Before taking imipramine,
tell your doctor and pharmacist if you are allergic to imipramine, any other medications, or any of the ingredients in imipramine tablets or capsules. Ask your doctor or pharmacist for a list of the ingredients.
tell your doctor if you are taking a monoamine oxidase (MAO) inhibitor such as isocarboxazid (Marplan), linezolid (Zyvox), methylene blue, phenelzine (Nardil), selegiline (Eldepryl, Emsam, Zelapar), and tranylcypromine (Parnate), or if you have stopped taking an MAO inhibitor within the past 14 days. Your doctor will probably tell you not to take imipramine. If you stop taking imipramine, you should wait at least 14 days before you start to take an MAO inhibitor.
tell your doctor and pharmacist what prescription and nonprescription medications, vitamins, nutritional supplements, and herbal products you are taking or plan to take. Be sure to mention any of the following: anticoagulants (blood thinners) such as warfarin (Coumadin, Jantoven); antihistamines; cimetidine (Tagamet); flecainide (Tambocor); levodopa (Sinemet, Larodopa); lithium (Eskalith, Lithobid); medication for high blood pressure, mental illness, nausea, seizures, Parkinson's disease, asthma, colds, or allergies; methylphenidate (Ritalin); muscle relaxants; propafenone (Rhythmol); quinidine; sedatives; selective serotonin reuptake inhibitors (SSRIs) such as citalopram (Celexa), escitalopram (Lexapro), fluoxetine (Prozac, Sarafem), fluvoxamine (Luvox), paroxetine (Paxil), and sertraline (Zoloft); sleeping pills; thyroid medications; and tranquilizers. Your doctor may need to change the doses of your medications or monitor you carefully for side effects. Your doctor may tell you not to take imipramine if you have taken fluoxetine in the past 5 weeks.
tell your doctor if you have recently had a heart attack. Your doctor may tell you not to take imipramine.
tell your doctor if you are being treated with electroshock therapy (procedure in which small electric shocks are administered to the brain to treat certain mental illnesses), and if you have or have ever had an enlarged prostate (a male reproductive gland), difficulty urinating, seizures, an overactive thyroid gland, or liver, kidney, or heart disease.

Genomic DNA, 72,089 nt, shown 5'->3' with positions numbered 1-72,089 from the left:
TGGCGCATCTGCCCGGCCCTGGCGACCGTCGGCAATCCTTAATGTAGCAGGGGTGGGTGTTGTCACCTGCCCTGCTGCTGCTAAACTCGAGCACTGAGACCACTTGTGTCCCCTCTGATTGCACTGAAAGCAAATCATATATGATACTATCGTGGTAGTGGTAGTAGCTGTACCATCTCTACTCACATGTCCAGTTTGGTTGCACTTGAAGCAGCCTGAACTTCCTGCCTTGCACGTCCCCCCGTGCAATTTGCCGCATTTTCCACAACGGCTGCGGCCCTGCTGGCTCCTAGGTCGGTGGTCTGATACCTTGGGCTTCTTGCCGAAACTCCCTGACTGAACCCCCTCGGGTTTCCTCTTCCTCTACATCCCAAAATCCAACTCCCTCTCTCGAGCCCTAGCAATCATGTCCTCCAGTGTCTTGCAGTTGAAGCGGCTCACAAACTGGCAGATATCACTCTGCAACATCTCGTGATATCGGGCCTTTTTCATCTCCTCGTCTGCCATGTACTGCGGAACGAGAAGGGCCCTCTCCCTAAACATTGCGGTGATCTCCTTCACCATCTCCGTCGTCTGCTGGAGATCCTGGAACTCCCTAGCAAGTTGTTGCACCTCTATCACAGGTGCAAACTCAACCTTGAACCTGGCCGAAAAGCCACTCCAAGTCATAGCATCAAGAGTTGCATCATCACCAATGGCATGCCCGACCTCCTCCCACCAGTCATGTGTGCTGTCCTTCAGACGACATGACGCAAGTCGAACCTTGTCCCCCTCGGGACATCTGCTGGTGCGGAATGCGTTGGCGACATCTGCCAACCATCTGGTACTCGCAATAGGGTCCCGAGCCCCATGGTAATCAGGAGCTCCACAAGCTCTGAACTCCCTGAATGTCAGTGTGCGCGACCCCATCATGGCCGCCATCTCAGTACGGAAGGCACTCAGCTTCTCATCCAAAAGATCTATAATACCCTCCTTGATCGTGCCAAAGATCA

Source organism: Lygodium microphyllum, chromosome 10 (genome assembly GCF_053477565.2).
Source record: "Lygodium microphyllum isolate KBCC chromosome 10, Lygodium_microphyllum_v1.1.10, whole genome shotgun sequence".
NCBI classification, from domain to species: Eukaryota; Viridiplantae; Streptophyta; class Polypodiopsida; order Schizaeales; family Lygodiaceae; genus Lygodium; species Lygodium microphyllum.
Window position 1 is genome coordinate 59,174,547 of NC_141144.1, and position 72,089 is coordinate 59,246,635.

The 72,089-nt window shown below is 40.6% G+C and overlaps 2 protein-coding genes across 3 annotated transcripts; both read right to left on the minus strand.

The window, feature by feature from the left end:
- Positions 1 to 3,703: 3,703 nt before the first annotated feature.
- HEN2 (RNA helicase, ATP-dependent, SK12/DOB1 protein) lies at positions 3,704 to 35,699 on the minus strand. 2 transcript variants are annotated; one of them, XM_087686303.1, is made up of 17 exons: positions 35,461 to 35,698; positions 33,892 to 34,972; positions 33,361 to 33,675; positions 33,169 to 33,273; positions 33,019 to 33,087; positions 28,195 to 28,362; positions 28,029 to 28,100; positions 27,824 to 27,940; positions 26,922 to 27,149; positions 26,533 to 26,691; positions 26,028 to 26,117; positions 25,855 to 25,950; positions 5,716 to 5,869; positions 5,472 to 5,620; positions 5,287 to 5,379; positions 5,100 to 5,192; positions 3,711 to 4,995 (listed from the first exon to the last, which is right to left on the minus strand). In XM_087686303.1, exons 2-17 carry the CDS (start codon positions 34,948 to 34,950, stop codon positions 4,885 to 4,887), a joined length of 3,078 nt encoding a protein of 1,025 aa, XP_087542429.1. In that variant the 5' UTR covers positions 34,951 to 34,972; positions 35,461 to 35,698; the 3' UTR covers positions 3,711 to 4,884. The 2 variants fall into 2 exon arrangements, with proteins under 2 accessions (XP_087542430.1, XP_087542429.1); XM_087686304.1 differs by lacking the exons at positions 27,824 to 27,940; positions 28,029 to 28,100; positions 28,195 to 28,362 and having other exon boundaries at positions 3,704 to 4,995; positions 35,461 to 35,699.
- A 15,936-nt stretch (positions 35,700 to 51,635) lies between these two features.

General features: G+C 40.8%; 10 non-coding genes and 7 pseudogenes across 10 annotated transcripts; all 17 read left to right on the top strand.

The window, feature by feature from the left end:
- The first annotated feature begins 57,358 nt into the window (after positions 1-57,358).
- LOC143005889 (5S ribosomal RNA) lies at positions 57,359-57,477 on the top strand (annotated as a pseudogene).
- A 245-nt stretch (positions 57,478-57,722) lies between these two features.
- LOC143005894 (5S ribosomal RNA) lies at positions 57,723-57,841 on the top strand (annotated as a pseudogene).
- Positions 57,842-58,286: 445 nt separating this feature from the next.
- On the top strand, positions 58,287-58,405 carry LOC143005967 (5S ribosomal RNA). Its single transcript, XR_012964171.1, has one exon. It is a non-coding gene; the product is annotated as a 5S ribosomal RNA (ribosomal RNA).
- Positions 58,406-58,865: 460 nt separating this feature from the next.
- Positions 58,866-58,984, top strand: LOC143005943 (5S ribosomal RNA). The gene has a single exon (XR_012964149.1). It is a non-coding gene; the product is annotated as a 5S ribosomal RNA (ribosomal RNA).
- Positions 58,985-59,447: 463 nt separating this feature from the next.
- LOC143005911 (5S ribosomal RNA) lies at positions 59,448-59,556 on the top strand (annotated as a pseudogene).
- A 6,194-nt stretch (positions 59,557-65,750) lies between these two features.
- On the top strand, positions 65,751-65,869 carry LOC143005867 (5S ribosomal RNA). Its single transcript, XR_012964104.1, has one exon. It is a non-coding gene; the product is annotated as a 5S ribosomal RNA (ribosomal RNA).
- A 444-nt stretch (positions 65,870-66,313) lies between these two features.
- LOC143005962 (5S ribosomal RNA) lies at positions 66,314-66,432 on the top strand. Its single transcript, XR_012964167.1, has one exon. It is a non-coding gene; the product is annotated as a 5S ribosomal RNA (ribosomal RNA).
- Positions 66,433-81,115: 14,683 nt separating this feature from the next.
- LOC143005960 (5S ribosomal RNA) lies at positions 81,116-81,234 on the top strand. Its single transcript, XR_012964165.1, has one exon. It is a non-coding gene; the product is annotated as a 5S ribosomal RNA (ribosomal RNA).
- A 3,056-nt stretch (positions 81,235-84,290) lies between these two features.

tell your doctor if you are pregnant, plan to become pregnant, or are breast-feeding. If you become pregnant while taking imipramine, call your doctor.
if you are having surgery, including dental surgery, tell the doctor or dentist that you are taking imipramine.
you should know that this medication may make you drowsy. Do not drive a car or operate machinery until you know how this medication affects you.
remember that alcohol can add to the drowsiness caused by this medication.
tell your doctor if you use tobacco products. Cigarette smoking may decrease the effectiveness of this medication.
plan to avoid unnecessary or prolonged exposure to sunlight and to wear protective clothing, sunglasses, and sunscreen. Imipramine may make your skin sensitive to sunlight.
you should know that imipramine may cause angle-closure glaucoma (a condition where the fluid is suddenly blocked and unable to flow out of the eye causing a quick, severe increase in eye pressure which may lead to a loss of vision). Talk to your doctor about having an eye examination before you start taking this medication. If you have nausea, eye pain, changes in vision, such as seeing colored rings around lights, and swelling or redness in or around the eye, call your doctor or get emergency medical treatment right away.